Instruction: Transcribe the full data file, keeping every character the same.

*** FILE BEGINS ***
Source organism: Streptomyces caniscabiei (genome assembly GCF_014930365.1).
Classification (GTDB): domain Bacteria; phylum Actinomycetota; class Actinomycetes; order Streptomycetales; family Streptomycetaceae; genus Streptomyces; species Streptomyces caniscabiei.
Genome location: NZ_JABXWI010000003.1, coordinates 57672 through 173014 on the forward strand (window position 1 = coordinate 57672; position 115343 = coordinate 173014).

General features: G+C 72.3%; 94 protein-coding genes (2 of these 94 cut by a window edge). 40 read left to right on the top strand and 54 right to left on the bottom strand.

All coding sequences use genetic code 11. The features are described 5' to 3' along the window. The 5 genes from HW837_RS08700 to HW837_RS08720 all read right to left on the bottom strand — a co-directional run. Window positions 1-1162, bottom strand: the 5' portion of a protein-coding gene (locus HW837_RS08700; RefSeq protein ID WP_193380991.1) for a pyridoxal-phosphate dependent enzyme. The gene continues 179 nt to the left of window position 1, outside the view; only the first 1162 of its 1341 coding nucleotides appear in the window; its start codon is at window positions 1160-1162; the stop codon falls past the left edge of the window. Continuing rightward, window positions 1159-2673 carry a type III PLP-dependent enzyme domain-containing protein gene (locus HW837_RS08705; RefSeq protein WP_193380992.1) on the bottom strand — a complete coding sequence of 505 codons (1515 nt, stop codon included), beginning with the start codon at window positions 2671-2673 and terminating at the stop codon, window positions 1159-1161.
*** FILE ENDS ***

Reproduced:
Source organism: Streptomyces caniscabiei (genome assembly GCF_014930365.1).
Classification (GTDB): domain Bacteria; phylum Actinomycetota; class Actinomycetes; order Streptomycetales; family Streptomycetaceae; genus Streptomyces; species Streptomyces caniscabiei.
Genome location: NZ_JABXWI010000003.1, coordinates 57672 through 173014 on the forward strand (window position 1 = coordinate 57672; position 115343 = coordinate 173014).

General features: G+C 72.3%; 94 protein-coding genes (2 of these 94 cut by a window edge). 40 read left to right on the top strand and 54 right to left on the bottom strand.

All coding sequences use genetic code 11. The features are described 5' to 3' along the window. The 5 genes from HW837_RS08700 to HW837_RS08720 all read right to left on the bottom strand — a co-directional run. Window positions 1-1162, bottom strand: the 5' portion of a protein-coding gene (locus HW837_RS08700; RefSeq protein ID WP_193380991.1) for a pyridoxal-phosphate dependent enzyme. The gene continues 179 nt to the left of window position 1, outside the view; only the first 1162 of its 1341 coding nucleotides appear in the window; its start codon is at window positions 1160-1162; the stop codon falls past the left edge of the window. Continuing rightward, window positions 1159-2673 carry a type III PLP-dependent enzyme domain-containing protein gene (locus HW837_RS08705; RefSeq protein WP_193380992.1) on the bottom strand — a complete coding sequence of 505 codons (1515 nt, stop codon included), beginning with the start codon at window positions 2671-2673 and terminating at the stop codon, window positions 1159-1161.